CLERMONT-FERRAND, France-Groupe Michelin is intensifying its efforts to cut material use and rolling resistance while improving tire performance, as a reaction to higher raw material and energy costs.
The company wants to develop passenger and light truck tires that double the durability of current tires, yet built from only half the raw materials; produce medium truck tires that cut stopping distances by 20 to 30 percent; and design tires that reduce rolling resistance by half.
At press briefings at the firm´s world headquarters in Clermont-Ferrand and primary research and development center in nearby Ladoux, Michelin gave demonstrations but not specific details about its targets. At the Ladoux test track, the firm showed the benefits of reduced rolling resistance, maintaining proper tire pressures and the Pax run-flat tire/wheel system.
The French tire maker also showed off its state-of-the-art wet test track that already is drawing auto makers and their heavily camouflaged prototype vehicles for preproduction testing.
Michelin said its motivation for such R&D targets includes the escalating prices of raw materials and the expanding size of the world´s vehicle fleet.
Didier Miraton-head of a staff of 4,500 scientists, engineers and technicians working in Michelin R&D facilities globally-predicted the number of vehicles on the road will double to 1.6 billion in the next 30 years. Much of the growth will be in China, India, Russia, eastern Europe and South America, all developing areas experiencing not only rapid expansion of their fleets but of roads to carry them.
Miraton used the word "breakage" in describing the severity of the environmental impact if drastic developments are not made.
Twenty to as much as 25 percent of the pollution generated by a typical vehicle´s internal combustion engine is expended to overcome the rolling resistance of the vehicle´s wheels, the executives said. As rolling resistance decreases, fuel efficiency rises.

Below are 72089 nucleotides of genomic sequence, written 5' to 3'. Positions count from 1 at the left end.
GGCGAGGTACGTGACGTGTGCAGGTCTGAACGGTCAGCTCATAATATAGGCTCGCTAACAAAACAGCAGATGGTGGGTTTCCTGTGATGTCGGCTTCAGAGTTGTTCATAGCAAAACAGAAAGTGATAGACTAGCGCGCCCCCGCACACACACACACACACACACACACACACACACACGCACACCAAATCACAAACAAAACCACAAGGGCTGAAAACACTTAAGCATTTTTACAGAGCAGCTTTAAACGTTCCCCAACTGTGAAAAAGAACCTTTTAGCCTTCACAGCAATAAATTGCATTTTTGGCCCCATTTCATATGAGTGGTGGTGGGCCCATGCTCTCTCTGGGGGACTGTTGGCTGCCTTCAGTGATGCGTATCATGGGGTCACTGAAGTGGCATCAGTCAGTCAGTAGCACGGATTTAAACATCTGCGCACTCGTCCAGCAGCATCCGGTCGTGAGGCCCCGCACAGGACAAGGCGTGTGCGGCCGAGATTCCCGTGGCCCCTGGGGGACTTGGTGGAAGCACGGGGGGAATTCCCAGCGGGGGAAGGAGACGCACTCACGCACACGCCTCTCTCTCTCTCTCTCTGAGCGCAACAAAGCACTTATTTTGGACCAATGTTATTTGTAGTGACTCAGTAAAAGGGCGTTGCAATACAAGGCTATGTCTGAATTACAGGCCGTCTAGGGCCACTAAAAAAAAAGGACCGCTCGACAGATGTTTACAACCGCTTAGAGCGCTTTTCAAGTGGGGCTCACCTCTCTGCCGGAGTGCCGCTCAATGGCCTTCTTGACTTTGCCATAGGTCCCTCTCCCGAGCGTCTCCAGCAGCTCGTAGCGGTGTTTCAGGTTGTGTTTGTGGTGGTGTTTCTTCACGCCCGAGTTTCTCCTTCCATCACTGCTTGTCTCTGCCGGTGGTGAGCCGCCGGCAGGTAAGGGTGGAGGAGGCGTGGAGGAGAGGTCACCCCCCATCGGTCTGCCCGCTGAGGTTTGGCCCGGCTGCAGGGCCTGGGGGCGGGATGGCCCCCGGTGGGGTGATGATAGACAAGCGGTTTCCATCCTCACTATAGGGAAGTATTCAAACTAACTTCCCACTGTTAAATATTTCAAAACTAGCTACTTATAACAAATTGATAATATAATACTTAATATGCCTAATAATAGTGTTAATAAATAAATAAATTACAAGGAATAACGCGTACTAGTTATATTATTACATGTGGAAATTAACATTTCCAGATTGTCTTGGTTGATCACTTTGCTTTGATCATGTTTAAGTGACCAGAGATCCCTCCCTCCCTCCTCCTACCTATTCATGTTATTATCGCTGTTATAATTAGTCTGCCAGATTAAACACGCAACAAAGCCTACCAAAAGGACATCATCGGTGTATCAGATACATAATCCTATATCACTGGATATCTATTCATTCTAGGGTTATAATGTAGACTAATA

"The collective benefit for society is decreased pollution and exhaust emissions," Miraton said.
Michelin´s introduction of radial tires in the late 1940s reduced rolling resistance to around 15 kg/ton from 25. Michelin said its Energy line of passenger tires in the early 1990s reduced that number to 11, and the third-generation Energy tires launched last year cut it to less than nine.
In the last 10 years, Michelin also has reduced rolling resistance by cutting more than four pounds from the weight of a typical passenger tire. Reducing a tire´s flex and changing the mix of rubber and using more silica in the tread also cut rolling resistance.
"But it is of no interest to us to reduce the rolling resistance if the life of the tire is compromised," said Pierre Menendes, Michelin technical communications director.
The tire´s lifespan, in mileage, may not deteriorate, and hopefully will be increased.
"The idea is not to limit mobility, that would be crazy," he said. "Human beings have a big thirst for individual mobility. Michelin is responding to this need, but in a responsible way."
Miraton said the company already is experiencing raw material shortages, and expects the situation to worsen.
Shortages also mean higher costs. Michelin said its bill for natural rubber increased by 35 percent in 2002, another 35 percent in 2003 and last year bumped up another 16 percent. A double-digit increase is forecast for 2005.
Michelin also is dealing with higher costs for steel, synthetic rubber and rubber chemicals, all of which are experiencing higher pricing inflation than NR.
"The next decade is a world of more expensive resources," said Edouard Michelin, chief executive of Groupe Michelin. "Energy costs are not going to fall and raw materials are not going to revert to five years ago. This is a new reality we must face."